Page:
In 1845, at the age of thirty-four William married Mary Wattis Bennett.5 While living in Nauvoo, William and Mary became acquainted with the Phillips and Green families. They had farms near each other and became very close friends. William and Mary lived in Nauvoo until the expulsion of the Latter-day Saints from that place and they traveled by ox drawn wagon to Winter Quarters in Nebraska Territory.
On July 3, 1848, the Kays left Nebraska Territory in the Willard Richards wagon train Company. There were approximately five hundred and twenty-six pioneers in this Company and the wagon train’s journey began from an outfitting post in Winter Quarters, Nebraska Territory. The Kays were in the Franklin D. Richards fifty and William was the captain of the first ten of that group. The Company arrived in the valley of the Great Salt Lake on October 10-19, 1848. After living for a few months in Great Salt Lake City, William and Mary decided to follow Edward Phillips and John Hyrum Green to a spot along Sandy Creek where they could establish a homestead.
On January 27, 1851, William Kay was set apart as the first LDS bishop of what came to be called Kays Ward. Edward Phillips and John Hyrum Green were his counselors.6
Following the creation of an LDS ward, the settlement and stream where the Phillips, Green and Kay families settled came to be called Kays Ward and Kays Creek. Later the settlement’s name was changed to Kaysville, but the name of the stream survives today.
In 1853, William married Mary E. Nelson and he resided in Kays Ward until 1856 when he was called on a mission to help settle the country near Carson City, Nevada Territory. He was a builder of the settlement of Genoa and farmed there for about two years. When the Utah War loomed, the settlers of Nevada Territory were recalled to Great Salt Lake City and William and his family returned to Utah Territory eventually settling first in Ogden, Utah. Later he moved his family to West Weber but returned to Ogden in 1864. He resided in Ogden until his death, which occurred on March 25, 1875.7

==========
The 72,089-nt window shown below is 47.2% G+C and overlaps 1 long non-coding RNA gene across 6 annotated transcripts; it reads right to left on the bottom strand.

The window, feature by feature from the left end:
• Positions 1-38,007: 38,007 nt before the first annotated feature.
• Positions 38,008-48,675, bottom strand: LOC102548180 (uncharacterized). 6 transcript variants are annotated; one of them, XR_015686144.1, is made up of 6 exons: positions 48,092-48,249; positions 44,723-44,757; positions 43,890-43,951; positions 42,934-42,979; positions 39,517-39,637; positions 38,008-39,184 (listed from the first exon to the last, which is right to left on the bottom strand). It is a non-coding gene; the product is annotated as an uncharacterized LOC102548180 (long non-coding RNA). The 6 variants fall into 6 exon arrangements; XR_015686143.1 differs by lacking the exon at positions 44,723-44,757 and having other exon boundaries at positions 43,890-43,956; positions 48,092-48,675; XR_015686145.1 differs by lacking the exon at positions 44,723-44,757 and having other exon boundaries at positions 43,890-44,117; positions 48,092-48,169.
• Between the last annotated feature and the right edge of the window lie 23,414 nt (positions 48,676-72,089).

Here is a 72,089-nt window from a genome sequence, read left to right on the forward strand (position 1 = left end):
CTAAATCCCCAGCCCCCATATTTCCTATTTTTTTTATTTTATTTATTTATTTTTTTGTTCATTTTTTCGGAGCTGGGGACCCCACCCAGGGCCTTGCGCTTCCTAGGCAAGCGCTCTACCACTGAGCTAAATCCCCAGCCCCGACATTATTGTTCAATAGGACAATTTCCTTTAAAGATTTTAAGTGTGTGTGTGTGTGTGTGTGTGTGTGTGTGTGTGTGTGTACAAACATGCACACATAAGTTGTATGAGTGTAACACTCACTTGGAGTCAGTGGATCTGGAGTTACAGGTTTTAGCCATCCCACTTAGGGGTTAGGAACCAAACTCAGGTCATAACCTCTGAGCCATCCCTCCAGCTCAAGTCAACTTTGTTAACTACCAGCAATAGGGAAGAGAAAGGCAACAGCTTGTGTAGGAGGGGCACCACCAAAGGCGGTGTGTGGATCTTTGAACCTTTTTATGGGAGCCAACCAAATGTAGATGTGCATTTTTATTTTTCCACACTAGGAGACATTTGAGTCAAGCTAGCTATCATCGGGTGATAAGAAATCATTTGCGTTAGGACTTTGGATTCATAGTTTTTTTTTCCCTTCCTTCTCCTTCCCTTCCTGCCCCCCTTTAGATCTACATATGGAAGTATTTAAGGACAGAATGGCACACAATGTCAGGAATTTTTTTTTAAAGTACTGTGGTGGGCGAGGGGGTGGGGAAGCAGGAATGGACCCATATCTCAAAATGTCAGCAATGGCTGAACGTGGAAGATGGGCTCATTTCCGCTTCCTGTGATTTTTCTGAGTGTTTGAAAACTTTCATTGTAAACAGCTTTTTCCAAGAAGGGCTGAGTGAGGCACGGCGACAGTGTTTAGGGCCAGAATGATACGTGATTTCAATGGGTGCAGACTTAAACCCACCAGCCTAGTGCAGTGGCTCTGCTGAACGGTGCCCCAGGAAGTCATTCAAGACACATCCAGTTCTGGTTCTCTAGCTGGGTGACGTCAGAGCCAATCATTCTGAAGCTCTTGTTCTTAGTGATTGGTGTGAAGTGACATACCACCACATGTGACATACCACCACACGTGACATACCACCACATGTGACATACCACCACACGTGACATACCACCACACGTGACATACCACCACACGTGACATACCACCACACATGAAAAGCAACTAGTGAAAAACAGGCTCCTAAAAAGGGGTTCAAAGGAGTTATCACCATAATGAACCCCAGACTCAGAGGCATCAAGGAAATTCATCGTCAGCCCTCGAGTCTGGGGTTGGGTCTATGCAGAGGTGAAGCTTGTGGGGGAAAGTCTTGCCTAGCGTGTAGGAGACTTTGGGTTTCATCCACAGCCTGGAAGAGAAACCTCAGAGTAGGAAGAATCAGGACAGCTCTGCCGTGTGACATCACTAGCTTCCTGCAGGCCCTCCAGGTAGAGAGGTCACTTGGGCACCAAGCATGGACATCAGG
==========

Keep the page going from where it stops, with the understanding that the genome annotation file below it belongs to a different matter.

His obituary in the Ogden Junction said of him: “He was a man of unflinching integrity and labored unremittingly in the gospel and during his ministerial career he baptized nearly a thousand persons into the church. He was the father of sixteen children (two of the sixteen were step-children), twelve of whom survive him.
“In all of his relations as a husband and a father he was noted for his affection and kindness. He was universally respected by his brethren and lived and died in the full faith of a glorious resurrection with the just.”8
William Kay was buried in the Ogden City Cemetery.9
1 LDS Church, Family History Library, Ancestral File, Family Group Sheet—William Kay.
2 Ogden Junction, Obituary, March 31, 1875, p. 6.
3 LDS Church, Mormon Immigration Index, ship Fanny, 1844.
4 Daughters of the Utah Pioneers, manuscript, History of William Kay.
5 LDS Church, Family History Library, Ancestral File, Family Group Sheet—William Kay.
6 Bancroft, Hubert, History of Utah, p. 315.
7 Daughters of the Utah Pioneers, manuscript, History of William Kay.
8 Ogden Junction, Obituary, March 31, 1875.
9 Ogden City Cemetery Records.